Patch management is the act of fixing system vulnerabilities via security updates. Applying security updates to your computer systems must be a regular (at least monthly) process. If you have someone on campus in charge of network security, they should be doing this job regularly. However, you can also set certain devices or applications to automatically update themselves.
I hasten to add that what you really want is “vulnerability management.” Companies like Tenable, Rapid 7, and Qualys—among others—make fine enterprise products that scan your devices for missing patches, insecure configurations, and other vulnerabilities. These products can be expensive, but there are stand-alone scanners that won’t cause tens of thousands of dollars. At the very least, you need to make sure you are keeping your systems updated to ensure fixes to identified vulnerabilities.
In the spirit of good patch management, Jenzabar will be announcing a new policy soon that requires our applications to be kept more up to date in order to maintain support (and more importantly, to remediate security issues).
Endpoint Detection and Response Solutions
Endpoint detection and response (EDR) solutions are those that use various data analytics to detect suspicious system behavior, block malicious activity, and provide suggestions for restoring impacted systems. Those four incidents where an attacker was caught trying to move from a campus server onto Jenzabar servers—that was a managed EDR solution at work.
EDR solutions are the marriage of a good product and good services and deciding how to choose an EDR solution can be a lengthy process. Microsoft is a strong player in this space and Microsoft Defender for Endpoint is worth strong consideration, especially if you already own it in an A5/E5 contract or can acquire it as an add-on.
Protect Backups From Ransomware Actors
A big mistake institutions can make is backing systems up to disk but keeping that data somewhere accessible (and corruptible) on their networks. Ideally, you want your backed up data to be housed in immutable storage, which is storage that can’t be overwritten/encrypted/corrupted by anyone in the organization.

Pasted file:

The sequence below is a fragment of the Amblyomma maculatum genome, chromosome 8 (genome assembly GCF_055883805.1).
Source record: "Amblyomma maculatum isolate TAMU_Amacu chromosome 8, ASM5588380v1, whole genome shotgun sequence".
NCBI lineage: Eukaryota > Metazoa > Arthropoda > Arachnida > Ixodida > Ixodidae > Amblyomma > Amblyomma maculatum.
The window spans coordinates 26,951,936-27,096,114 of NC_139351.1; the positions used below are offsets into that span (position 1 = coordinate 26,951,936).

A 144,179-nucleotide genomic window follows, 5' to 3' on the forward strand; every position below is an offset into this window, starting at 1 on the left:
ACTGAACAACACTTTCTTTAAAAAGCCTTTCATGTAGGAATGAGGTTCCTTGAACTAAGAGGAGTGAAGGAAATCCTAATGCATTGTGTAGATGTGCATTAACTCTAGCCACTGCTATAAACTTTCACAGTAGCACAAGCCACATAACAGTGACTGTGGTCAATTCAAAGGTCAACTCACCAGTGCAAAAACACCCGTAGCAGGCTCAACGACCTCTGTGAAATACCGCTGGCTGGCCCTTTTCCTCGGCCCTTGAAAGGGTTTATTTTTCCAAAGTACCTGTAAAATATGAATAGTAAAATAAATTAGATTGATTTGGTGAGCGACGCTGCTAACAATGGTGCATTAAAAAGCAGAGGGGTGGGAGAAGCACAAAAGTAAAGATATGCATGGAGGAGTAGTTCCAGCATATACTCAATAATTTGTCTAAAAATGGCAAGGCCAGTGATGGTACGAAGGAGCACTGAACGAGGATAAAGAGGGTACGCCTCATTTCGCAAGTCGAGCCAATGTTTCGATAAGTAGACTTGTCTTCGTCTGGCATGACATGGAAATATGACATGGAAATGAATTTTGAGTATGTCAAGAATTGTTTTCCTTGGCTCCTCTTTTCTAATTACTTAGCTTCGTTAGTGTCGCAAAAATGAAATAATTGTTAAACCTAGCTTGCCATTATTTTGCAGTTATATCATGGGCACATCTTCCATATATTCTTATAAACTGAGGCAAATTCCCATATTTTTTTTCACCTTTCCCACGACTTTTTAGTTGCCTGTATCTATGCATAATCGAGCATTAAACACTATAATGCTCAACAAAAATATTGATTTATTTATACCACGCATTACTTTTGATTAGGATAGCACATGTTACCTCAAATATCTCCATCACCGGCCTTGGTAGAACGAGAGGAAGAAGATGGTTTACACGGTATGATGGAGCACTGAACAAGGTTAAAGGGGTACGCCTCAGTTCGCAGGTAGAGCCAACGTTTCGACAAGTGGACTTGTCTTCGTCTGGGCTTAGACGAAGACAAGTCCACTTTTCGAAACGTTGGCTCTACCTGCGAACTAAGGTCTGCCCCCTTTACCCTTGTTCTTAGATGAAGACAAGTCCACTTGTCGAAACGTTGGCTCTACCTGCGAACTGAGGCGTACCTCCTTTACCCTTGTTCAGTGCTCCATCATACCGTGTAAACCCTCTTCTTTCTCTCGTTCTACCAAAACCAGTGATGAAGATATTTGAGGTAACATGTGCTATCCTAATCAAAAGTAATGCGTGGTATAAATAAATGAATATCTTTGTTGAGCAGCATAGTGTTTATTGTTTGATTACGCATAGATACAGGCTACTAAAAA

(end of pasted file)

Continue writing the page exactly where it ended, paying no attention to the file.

Cloud solutions from Azure, AWS, Wasabi, and other vendors may be your best bet. On-premises immutable storage exists, but be absolutely certain that your storage cannot be accessed administratively to destroy the data.
Preparing for When a Cyberattack Happens on Your Campus
Do not doubt that your system will, at some point, be targeted by cybercriminals. Having an incident response plan in place is critical, but I also recommend getting a retainer from an outside expert in incident response. An incident response retainer is like getting an insurance policy; it’s an additional resource to help you respond to a cyberattack. You don’t want to go searching for an incident response expert while the attack is occurring.
If you have no budget for this, I recommend getting a zero-dollar retainer. This is where you pre-negotiate legal and financial terms now and not while the proverbial house is burning down. Even better: Get a funded retainer and use the funds for other security services (such as penetration testing). This way your outside partners are familiar with your environment and better suited to assist you when the need arises.
There are plenty of other steps higher education institutions can take to reduce the risk of ransomware and other attacks. But the five methods listed above are very strong steps that you can take now to prevent and mitigate the damage of an inevitable cyberattack.
This blog was written by Bill Kyrouz, Jenzabar’s Director of Information Security.